Support from the Punjabi music industry, which not only took a firm stand on farm laws but also put its weight behind the unrest, slowly led to change in the face of the protest. – mainly from older farmers to young farmers.
The dharnas against agricultural laws were initially gatherings made up largely of men and women over the age of 50.
Soon after, Punjabi artists offered songs about the farmers and their efforts, leading more and more young people to join the ongoing turmoil on the borders of Delhi and elsewhere.
How it all began
In July 2020, when the unrest was still in its infancy, many agricultural activists on social media questioned the absence of Punjabi artists from the anti-farm bill movement then in formation. The artists have been criticized for “making money singing songs glorifying the Jatts” but for failing to stand up for the farmers.
The Punjabi entertainment industry, however, was quick to respond.
The coupling of farmers’ unions
As the singers prepared to play their roles, the farmers’ unions were reluctant to allow them to take the stage.
Punjabi singer Sidhu Moosewala asked a union for permission to attend their protest, but was refused on the grounds that his presence could create a distraction. Another group of Punjabi singers, led by Harbhajan Mann, attended a demonstration in Nabha where they were not warmly welcomed.
This forced the artists to create their own scene.
Moosewala held a large rally in Mansa on September 25, 2020, the day the call for the Punjab Bandh was made. Another group of artists staged a massive rally in Batala the last week of September to support the protest. Moosewala also led a protest march in Chandigarh on September 27.
The president of the Punjab Kisan Union, Ruldu Singh, had posted a video criticizing such gatherings, which, by the way, were more lively and noisy than those of traditional farmers’ unions.
The response to the singers forced the farmers’ unions to rethink their approach.
Farmers’ unions argued that the movement was supported because of their efforts and planning. However, Bhartiya Kisan Union Etka Dakunda General Secretary Jagmohan Singh admitted that the singers played a role in bringing young people to protest sites. âThere were many factors behind the involvement of young people in the protests. The singers played a comparative role. They (the singers) come to participate alone. We never invited them, âsaid Jagmohan Singh.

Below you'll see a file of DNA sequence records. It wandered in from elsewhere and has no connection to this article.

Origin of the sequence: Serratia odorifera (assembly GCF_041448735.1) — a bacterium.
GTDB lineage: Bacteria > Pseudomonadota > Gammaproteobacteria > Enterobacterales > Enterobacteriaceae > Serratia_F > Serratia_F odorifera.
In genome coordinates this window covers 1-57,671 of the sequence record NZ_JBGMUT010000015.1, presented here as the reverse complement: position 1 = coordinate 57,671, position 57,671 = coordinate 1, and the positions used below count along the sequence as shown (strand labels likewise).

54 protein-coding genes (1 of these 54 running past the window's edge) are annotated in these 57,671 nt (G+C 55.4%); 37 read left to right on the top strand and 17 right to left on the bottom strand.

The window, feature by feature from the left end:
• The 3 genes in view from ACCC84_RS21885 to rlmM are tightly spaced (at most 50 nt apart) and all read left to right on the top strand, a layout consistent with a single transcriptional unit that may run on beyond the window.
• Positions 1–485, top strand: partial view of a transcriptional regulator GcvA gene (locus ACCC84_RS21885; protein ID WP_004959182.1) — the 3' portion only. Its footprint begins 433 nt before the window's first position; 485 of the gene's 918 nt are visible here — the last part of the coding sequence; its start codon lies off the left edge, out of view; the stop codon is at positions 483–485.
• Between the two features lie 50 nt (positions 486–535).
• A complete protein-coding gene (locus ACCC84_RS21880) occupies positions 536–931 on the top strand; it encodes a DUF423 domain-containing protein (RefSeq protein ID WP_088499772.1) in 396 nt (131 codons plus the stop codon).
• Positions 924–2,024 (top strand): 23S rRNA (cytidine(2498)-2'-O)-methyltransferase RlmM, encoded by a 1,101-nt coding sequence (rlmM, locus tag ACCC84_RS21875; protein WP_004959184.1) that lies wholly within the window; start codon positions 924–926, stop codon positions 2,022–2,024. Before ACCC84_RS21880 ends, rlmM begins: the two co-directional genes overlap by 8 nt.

He said, âAt the end of the day, people moderated the narrative. We saw how the crowd wouldn’t allow Maan to speak from the stageâ¦ So there was also pressure from people on the singers to support this commotion.
Singer Harf Cheema agrees: âBoth theories are true. On the one hand the singers motivated the youth and on the other there was also the pressure of society on the singers to support the agitation and play their part. What affects society also affects the singers.
Some of the songs inspired by the anti-farm laws movement include âKisan Anthemâ performed by 10 singers and has 48 million views on YouTube; Kanwar Garewal âPecha Pe Geya Nal Centerâ; Punjab Bolda, Dhrana, Assi Wandange and Zalam Sarkaran.
Most of the songs attacked the Union government with Delhi as a symbol. These songs were played on tractors as they moved from the villages of the Punjab to the Delhi border.
Although Diljit Dosanjh did not produce any specific songs about the agricultural movement, he was very active on Twitter and also supported the unrest with monetary donations.
The frequency of new songs about the agricultural movement declined after the January 26 incident in Delhi.
âMost of the singers were free when the unrest resumed because there was lockdown. They released songs and made money. Now when it all opens up and the singers have resumed their shows, very few songs about agricultural laws are produced, âsaid a leader of a farmers’ union.
Harf Cheema disagrees. âIt’s easy to blame the singers because they’re celebrities. When everyone was focusing on the farm bills, the singers were there as well. If the intensity decreased, that would also reflect on what the singers are doing. But I’m sure the agricultural unrest will intensify in November, as it did last November, âhe said.